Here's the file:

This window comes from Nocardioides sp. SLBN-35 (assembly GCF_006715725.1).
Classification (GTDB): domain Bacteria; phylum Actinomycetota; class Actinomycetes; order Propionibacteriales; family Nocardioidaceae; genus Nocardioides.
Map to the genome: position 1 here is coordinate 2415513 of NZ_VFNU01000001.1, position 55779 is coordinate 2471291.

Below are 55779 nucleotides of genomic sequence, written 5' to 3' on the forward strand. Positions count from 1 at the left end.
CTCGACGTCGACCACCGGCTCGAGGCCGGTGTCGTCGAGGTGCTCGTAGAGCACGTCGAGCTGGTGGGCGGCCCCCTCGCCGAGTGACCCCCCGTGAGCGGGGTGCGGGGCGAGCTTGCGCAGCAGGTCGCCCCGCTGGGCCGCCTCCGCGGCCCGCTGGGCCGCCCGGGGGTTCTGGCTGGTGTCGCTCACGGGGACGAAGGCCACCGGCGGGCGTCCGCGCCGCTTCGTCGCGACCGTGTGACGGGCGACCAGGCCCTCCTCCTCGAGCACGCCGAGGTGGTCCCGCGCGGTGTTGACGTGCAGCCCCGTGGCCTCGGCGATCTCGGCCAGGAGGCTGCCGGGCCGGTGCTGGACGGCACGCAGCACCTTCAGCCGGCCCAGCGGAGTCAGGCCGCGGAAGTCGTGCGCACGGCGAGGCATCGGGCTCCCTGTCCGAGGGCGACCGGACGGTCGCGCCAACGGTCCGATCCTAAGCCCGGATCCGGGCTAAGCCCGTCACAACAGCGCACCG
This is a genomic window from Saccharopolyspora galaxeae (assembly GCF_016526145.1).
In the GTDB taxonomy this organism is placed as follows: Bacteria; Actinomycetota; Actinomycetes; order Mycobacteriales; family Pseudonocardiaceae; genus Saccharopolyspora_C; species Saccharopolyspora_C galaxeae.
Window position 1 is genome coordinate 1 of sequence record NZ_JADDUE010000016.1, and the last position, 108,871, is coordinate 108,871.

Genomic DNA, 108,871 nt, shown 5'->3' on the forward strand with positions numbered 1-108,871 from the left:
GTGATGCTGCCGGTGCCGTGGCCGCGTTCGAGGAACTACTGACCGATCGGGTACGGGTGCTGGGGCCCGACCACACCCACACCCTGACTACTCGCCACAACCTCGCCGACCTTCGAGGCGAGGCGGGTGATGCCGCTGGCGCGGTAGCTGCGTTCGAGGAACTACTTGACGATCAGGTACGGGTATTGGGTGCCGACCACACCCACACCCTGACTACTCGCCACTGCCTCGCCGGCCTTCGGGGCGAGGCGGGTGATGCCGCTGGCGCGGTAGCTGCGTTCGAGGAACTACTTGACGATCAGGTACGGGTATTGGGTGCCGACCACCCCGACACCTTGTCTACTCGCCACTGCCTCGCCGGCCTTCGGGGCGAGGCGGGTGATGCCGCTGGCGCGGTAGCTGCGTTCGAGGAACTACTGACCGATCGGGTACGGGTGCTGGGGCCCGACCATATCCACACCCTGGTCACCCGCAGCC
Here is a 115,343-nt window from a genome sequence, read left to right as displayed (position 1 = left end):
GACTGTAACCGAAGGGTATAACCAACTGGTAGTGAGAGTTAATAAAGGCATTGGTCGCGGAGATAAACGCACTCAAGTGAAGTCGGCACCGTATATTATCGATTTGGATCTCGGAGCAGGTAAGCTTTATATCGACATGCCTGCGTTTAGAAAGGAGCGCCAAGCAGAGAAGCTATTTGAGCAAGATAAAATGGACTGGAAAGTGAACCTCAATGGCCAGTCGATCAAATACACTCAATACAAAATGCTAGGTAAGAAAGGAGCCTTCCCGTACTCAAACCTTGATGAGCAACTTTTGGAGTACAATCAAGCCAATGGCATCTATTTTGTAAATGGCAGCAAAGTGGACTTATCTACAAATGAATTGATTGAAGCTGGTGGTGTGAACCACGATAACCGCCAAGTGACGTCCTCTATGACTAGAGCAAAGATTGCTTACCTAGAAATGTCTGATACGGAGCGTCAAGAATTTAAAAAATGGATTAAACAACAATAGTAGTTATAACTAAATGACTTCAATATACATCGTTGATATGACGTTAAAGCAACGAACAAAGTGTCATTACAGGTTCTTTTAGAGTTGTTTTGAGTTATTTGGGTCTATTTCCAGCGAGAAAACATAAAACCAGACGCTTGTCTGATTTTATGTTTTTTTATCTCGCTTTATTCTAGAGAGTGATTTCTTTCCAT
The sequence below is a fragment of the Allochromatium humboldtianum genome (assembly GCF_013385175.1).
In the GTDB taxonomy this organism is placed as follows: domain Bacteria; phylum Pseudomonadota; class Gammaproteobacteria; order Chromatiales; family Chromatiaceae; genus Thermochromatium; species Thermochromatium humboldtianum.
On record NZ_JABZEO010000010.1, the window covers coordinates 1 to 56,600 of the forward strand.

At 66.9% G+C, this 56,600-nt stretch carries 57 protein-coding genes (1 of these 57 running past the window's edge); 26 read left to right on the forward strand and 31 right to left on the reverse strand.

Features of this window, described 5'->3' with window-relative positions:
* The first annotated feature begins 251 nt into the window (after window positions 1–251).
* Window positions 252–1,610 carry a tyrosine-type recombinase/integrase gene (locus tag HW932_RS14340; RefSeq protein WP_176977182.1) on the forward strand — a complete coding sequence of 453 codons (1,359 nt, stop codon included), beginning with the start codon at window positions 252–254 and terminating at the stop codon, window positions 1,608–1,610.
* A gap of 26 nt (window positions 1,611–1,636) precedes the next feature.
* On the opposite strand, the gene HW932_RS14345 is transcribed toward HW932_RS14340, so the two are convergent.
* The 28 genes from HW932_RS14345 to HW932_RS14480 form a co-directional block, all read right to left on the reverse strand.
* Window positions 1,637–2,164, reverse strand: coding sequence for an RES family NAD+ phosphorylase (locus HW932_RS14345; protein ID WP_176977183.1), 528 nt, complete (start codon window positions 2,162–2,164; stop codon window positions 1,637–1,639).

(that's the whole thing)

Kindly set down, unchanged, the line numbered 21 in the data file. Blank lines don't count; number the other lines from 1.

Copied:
* On the opposite strand, the gene HW932_RS14345 is transcribed toward HW932_RS14340, so the two are convergent.